Intro

Jupiter-and-Earth

 

The Art of Fugue (Die Kunst der Fuge), BWV 1080, is doubtless one of the masterpieces composed by the genius of Johann Sebastian Bach (1685-1750). In this work, began in 1740 and left incomplete, the composer takes a simple theme in d minor and explores it contrapuntally in every possible way.

Written in separate staffs for each voice, the work was not assigned to any specific instrument. It has been performed by a wide variety of instruments, which include harpsichords, organ, piano, modern and baroque orchestras, string quartet, computer, guitars, brass, recorders, saxophones, viols and baroque strings. Actually, one of the fun things is to perform the work in different instrumentations, and thus reveal different facets of it. One can never get tired of playing or listening to it, in all its multiple possibilities.

 

In addition, the Art of Fugue has a magic, a mystical, quasi-esoterical charm which is impossible to put into words. One can say with confidence that it is a real privilege - for all of us - to play such a music.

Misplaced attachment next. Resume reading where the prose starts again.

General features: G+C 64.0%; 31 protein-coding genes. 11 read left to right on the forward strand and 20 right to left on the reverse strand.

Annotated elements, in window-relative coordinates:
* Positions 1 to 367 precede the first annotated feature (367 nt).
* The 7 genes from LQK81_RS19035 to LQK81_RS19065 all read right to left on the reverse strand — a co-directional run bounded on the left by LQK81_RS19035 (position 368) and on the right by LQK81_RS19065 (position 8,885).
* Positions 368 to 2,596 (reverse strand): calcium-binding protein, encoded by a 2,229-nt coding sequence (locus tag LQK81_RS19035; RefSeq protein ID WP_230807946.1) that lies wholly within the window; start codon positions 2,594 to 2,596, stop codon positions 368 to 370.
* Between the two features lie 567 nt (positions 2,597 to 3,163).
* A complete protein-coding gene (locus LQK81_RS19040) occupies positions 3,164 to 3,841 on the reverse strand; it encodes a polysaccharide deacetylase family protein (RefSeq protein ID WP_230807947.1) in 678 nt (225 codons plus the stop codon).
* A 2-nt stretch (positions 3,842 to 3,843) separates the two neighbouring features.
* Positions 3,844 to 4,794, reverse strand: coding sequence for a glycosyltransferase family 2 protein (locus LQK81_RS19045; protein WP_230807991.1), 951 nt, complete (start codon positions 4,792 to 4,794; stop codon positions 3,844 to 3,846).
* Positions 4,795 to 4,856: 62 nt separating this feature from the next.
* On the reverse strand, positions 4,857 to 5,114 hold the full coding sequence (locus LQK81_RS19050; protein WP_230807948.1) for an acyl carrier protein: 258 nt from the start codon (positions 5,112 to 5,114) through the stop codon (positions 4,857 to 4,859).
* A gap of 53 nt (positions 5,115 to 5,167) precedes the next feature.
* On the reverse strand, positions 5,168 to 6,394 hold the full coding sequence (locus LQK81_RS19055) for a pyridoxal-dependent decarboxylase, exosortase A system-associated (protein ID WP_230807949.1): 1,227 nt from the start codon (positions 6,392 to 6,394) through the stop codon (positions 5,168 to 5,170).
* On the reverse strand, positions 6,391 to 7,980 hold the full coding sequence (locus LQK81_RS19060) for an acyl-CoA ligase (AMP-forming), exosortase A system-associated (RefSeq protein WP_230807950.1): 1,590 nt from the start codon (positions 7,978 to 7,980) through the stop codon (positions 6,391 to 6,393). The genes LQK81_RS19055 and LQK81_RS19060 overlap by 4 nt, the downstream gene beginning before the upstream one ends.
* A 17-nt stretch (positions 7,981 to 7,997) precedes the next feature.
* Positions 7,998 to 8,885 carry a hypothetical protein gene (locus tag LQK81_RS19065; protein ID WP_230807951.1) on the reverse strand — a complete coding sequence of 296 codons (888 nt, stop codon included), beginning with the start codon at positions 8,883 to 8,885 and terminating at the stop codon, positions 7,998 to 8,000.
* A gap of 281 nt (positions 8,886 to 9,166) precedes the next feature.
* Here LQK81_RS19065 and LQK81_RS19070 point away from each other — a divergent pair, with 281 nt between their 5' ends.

Artists

 

Music of The Spheres

 

Nahara Carmel – baroque violin

Shay Kribus - baroque oboe

Netanel Pollak – baroque viola

Tal Arbel – bass viol, recorder

Myrna Herzog - bass viol, musical direction

Reviews

The Art of the Fugue“A historical landmark in the performance of the "Art of Fugue" in Israel… we must thank the members of "Ensemble PHOENIX " for the experience (chavaiah).” Hagai Hitron, HaAretz

"I enjoyed it profoundly... Listening with the score in hand, it was wonderful to see how the
ensemble brings this complex musical text to life." Omer Shomrony, Globes

“Great concert/spiritual enchantment and important experience. Beautiful and enlightening.” Yossi Mar Chaim, HaBamah

“It was, indeed, a highly intelligent and professional performance, held together by accuracy, fine musicianship, the beauty and richness of Baroque instrumental timbres and a deep sense of reverence for composer and music. A live performance of this quality brings players and audience together in an experience that reaches far beyond analysis.” Pamela Hickman, Israel early music scene